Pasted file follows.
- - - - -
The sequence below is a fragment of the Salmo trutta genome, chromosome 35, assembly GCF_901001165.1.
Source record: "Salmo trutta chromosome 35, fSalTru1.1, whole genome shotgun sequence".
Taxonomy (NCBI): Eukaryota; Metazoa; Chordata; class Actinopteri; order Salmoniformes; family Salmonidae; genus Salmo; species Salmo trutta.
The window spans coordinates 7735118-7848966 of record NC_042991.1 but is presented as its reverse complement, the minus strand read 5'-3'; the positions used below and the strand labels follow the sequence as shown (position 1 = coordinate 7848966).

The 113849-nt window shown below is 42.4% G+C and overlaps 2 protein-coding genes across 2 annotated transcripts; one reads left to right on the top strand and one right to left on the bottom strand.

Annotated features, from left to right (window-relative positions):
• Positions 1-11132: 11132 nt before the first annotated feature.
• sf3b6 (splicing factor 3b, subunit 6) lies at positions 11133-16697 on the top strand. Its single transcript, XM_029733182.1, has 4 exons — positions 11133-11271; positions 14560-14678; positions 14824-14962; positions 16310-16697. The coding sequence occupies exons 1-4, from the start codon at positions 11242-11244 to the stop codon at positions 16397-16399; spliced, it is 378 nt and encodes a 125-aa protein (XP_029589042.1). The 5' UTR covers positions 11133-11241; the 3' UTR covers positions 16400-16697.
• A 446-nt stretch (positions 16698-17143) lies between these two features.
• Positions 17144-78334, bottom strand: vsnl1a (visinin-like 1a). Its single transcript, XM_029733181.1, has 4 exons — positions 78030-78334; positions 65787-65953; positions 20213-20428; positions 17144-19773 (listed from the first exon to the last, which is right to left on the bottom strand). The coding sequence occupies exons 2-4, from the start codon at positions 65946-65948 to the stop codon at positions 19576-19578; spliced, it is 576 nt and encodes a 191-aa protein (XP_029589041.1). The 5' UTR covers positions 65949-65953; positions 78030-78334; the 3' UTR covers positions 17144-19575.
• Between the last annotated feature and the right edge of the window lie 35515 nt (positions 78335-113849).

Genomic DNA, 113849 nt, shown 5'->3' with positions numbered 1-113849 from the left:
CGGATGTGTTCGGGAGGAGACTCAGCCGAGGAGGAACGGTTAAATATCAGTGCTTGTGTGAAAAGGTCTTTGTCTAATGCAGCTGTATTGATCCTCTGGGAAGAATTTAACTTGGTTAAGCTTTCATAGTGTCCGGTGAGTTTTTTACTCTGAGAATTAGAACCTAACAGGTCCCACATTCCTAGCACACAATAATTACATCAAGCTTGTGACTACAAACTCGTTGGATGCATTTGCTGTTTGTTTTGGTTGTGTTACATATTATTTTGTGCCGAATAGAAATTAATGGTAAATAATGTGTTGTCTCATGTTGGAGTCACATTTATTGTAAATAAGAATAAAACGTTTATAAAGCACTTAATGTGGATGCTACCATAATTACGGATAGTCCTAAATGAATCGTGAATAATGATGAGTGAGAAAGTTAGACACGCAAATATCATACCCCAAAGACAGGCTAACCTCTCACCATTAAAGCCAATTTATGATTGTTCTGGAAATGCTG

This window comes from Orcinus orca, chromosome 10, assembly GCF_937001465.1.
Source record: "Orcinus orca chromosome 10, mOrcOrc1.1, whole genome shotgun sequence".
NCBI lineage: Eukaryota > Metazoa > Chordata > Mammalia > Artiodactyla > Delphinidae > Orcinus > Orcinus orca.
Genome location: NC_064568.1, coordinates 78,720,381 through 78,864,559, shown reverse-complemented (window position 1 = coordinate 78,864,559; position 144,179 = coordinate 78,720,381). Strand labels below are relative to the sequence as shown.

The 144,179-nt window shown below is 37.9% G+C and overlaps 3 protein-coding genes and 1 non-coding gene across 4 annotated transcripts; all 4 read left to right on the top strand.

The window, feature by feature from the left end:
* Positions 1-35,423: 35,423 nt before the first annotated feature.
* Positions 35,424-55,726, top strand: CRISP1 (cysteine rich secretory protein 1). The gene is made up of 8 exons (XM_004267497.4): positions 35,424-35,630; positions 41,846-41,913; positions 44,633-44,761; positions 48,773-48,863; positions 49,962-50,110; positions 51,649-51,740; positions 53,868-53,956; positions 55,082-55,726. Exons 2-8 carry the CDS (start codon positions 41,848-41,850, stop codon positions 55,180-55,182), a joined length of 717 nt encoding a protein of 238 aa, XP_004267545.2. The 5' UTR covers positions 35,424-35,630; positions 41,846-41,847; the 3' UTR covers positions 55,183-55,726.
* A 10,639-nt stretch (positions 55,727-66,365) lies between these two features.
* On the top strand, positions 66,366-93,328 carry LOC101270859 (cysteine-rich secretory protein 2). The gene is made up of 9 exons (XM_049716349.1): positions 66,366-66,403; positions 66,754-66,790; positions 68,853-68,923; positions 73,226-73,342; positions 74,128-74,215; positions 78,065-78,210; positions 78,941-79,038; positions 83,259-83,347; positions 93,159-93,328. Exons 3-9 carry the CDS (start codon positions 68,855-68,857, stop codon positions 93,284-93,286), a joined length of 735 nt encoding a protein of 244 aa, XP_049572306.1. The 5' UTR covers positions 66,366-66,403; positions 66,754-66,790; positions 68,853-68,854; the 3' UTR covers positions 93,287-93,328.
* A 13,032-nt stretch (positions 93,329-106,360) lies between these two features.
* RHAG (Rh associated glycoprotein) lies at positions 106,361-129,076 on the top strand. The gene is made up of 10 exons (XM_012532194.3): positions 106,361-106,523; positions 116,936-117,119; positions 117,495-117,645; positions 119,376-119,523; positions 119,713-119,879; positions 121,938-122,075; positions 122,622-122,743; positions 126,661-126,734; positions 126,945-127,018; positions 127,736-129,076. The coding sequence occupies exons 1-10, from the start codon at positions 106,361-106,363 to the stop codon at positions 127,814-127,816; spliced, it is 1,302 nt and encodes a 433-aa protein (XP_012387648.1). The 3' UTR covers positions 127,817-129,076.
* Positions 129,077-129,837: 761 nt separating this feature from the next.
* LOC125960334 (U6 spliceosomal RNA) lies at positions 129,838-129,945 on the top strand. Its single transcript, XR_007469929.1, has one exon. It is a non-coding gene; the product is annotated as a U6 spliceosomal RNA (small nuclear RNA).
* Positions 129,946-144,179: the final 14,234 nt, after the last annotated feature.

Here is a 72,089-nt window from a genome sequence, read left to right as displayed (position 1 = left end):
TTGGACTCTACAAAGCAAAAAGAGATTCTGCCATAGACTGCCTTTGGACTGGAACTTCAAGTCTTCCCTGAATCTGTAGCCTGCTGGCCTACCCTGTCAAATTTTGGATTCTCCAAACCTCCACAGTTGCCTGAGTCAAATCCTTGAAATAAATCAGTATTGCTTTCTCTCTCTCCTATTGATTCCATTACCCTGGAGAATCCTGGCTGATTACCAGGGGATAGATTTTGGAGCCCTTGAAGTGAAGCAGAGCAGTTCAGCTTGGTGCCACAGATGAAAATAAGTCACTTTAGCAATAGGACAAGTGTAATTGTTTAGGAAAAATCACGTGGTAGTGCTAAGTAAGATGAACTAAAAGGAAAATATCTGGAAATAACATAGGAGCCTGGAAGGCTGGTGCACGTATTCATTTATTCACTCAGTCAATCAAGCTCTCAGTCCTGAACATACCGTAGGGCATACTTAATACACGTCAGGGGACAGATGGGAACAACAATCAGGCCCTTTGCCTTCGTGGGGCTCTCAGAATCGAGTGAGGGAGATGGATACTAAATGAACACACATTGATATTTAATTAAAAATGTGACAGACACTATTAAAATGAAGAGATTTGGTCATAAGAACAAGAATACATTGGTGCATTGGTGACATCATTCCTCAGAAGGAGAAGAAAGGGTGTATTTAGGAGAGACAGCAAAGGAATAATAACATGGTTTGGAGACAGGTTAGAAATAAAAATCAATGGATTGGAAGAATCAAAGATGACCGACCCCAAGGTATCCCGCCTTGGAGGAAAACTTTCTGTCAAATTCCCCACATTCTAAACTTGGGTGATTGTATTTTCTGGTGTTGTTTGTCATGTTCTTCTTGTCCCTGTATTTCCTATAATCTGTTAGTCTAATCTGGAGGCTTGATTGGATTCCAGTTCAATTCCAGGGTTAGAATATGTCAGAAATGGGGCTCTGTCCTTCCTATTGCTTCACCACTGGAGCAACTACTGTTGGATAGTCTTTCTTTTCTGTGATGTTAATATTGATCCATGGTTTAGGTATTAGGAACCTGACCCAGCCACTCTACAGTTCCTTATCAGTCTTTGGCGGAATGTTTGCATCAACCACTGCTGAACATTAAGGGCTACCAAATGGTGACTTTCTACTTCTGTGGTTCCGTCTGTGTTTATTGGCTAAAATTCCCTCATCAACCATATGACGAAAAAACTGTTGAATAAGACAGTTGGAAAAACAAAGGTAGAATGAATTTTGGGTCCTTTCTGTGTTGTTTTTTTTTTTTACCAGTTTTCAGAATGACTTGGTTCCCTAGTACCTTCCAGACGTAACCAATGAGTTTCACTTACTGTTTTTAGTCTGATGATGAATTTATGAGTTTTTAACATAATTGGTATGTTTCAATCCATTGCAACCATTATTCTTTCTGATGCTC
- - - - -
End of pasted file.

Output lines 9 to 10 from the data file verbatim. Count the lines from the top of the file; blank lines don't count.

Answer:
• A 446-nt stretch (positions 16698-17143) lies between these two features.
• Positions 17144-78334, bottom strand: vsnl1a (visinin-like 1a). Its single transcript, XM_029733181.1, has 4 exons — positions 78030-78334; positions 65787-65953; positions 20213-20428; positions 17144-19773 (listed from the first exon to the last, which is right to left on the bottom strand). The coding sequence occupies exons 2-4, from the start codon at positions 65946-65948 to the stop codon at positions 19576-19578; spliced, it is 576 nt and encodes a 191-aa protein (XP_029589041.1). The 5' UTR covers positions 65949-65953; positions 78030-78334; the 3' UTR covers positions 17144-19575.